What to do about a problem transmission?

When it comes to transmission failure on light duty vehicles, there are several options. Among them: repair the transmission, rebuild it, replace it with a used one or go with a remanufactured unit. To make an educated decision, it is necessary to understand these solutions and what is best for your situation.

Like other remanufactured components, a reman’d transmission is a smart price-point alternative for vehicle operations of all sizes and types given the current market economic conditions. A remanufactured component is ideal for those who want performance, service life and warranty support without the costs associated with a new component.


A remanufactured transmission differs from a rebuilt or repaired transmission in that the unit is completely disassembled, cleaned and inspected, and any worn components are replaced, explains Mark Pelkey, industry manufacturing veteran and general manager of the light duty transmission remanufacturing business for TransAxle. The transmission is then reassembled to the same quality tolerances as the original.

“The result is an exact fit, with no modifications necessary for vehicle installation,” he adds. “The transmission is designed and tested to match the performance and fit of the original at a lower cost than a completely new unit.”

TransAxle (www.transaxle.com) is a major national remanufacturer of auto and truck components. It is the largest East Coast provider of remanufactured drivetrain components to the commercial light and heavy duty fleet and industrial markets, producing 150 to 250 light duty remanufactured transmissions every month, and more than 8,000 heavy duty transmissions annually.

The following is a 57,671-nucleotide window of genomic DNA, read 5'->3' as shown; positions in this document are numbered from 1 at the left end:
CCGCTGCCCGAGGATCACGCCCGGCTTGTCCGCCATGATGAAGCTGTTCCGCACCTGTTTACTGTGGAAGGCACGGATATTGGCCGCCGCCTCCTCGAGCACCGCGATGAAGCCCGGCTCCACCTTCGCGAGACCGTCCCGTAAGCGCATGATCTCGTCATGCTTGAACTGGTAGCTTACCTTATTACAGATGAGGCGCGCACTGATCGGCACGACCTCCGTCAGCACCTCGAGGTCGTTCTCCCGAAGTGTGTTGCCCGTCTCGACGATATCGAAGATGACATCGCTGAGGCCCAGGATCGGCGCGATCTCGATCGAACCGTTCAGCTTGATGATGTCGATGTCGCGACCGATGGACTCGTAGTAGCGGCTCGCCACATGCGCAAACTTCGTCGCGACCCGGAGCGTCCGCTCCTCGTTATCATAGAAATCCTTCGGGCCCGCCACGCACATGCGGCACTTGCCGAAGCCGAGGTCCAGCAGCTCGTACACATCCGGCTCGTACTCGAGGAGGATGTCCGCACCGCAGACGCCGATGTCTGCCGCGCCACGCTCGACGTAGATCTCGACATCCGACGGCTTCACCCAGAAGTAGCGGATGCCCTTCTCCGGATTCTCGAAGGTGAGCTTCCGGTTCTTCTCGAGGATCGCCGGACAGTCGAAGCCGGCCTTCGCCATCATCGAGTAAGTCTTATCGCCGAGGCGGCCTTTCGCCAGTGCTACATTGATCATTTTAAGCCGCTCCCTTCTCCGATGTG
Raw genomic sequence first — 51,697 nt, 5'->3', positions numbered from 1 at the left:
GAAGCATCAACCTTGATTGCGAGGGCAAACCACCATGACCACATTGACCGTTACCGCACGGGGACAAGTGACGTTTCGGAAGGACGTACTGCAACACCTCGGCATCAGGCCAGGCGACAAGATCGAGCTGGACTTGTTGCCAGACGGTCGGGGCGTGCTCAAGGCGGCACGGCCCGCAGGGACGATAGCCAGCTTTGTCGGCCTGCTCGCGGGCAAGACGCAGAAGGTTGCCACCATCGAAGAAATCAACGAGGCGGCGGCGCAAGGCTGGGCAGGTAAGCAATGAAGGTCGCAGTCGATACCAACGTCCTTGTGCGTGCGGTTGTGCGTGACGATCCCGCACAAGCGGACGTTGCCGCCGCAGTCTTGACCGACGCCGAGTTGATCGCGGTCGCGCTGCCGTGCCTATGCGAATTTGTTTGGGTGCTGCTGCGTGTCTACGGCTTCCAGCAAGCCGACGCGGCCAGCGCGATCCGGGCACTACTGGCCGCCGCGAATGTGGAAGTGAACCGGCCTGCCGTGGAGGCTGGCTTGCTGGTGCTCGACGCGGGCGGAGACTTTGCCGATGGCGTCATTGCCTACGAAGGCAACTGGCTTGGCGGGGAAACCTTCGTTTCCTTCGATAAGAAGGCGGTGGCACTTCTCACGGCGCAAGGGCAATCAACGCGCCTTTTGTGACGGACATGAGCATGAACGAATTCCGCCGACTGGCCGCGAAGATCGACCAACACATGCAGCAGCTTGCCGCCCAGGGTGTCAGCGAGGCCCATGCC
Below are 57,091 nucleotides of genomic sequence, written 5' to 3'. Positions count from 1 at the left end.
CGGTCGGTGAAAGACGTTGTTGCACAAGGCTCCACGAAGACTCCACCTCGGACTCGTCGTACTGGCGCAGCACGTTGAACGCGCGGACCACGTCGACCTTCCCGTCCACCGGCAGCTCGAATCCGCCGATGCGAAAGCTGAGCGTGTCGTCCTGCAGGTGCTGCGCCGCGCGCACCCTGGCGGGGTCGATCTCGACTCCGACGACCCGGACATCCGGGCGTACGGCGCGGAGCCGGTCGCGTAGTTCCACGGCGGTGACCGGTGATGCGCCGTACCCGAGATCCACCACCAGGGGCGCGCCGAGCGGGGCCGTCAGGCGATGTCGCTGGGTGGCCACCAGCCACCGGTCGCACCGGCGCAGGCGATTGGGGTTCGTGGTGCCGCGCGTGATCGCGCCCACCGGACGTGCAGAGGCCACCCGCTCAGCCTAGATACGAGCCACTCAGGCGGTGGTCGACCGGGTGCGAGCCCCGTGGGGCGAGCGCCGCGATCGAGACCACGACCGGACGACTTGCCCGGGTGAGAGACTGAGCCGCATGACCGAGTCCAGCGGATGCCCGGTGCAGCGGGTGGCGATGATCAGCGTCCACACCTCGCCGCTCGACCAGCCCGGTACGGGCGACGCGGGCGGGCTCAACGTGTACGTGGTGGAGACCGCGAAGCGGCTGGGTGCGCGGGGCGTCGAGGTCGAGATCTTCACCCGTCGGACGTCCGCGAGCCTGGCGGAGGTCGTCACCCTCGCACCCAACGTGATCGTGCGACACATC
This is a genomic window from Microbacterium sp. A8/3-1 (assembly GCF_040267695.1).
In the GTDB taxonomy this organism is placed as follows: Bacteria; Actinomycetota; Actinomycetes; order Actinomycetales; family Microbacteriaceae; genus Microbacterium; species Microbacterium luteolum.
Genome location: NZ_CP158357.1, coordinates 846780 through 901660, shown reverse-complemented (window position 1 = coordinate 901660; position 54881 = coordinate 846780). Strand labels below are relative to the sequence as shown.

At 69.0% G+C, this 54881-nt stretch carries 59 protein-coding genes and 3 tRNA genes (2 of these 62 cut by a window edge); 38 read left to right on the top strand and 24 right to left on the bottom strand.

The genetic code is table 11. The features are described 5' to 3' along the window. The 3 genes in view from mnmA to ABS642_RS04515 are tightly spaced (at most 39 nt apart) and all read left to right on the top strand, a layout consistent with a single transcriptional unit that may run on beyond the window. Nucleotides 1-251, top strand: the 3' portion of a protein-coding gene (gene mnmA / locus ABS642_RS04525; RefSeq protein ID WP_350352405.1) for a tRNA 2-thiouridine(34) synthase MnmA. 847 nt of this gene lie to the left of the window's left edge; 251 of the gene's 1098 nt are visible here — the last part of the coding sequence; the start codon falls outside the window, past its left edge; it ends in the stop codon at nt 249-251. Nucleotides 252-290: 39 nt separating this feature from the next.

Pelkey notes that within the transmission market, more than 95 percent of all replacements are not truly “new.” New transmissions are typically kept for new vehicle production.


But, as with any vehicle component, you get what you pay for when it comes to a remanufactured transmission.

“Make no mistake, all remanufactured components are not the same,” says Pelkey. “You can come across running ‘take outs,’ sometimes referred to as remanufactured. On such units, not a single component will be verified nor inspected for critical dimensional and wear criteria.”

Running take outs are also referred to as “spray and pray” products, he adds. These are transmissions that are just cleaned and painted to look new, with the hope that it still functions properly.

Pelkey says it is “imperative” to understand that a truly remanufactured transmission is one that has been completely disassembled, with each part inspected and qualified (only validated recovery processes are used); all mandatory replacement parts are changed out; the proper re-assembly process was used (built to a precise set of directions ensuring each unit is built the same way, every time); and exhaustive testing was done.

“Otherwise, the end result is a working replacement part that’s lower priced for purchase. It will get the operator and his vehicle on their way, but with no guarantees about quality or performance.”


“Earned trust, quality parts and experienced technicians are the key differentiators in selecting and working with a reputable transmission remanufacturer,” says Pelkey. “It is all about the delivering of quality processes, speedy availability, strong warranty and service and support after the sale.”

TransAxle light duty transmissions carry a three-year/100,000-mile warranty.

Regardless of the transmission repair option, always deal with a reputable company, he advises. Insist on personal service, knowledge of the product portfolio and a willingness to supply the right product every single time.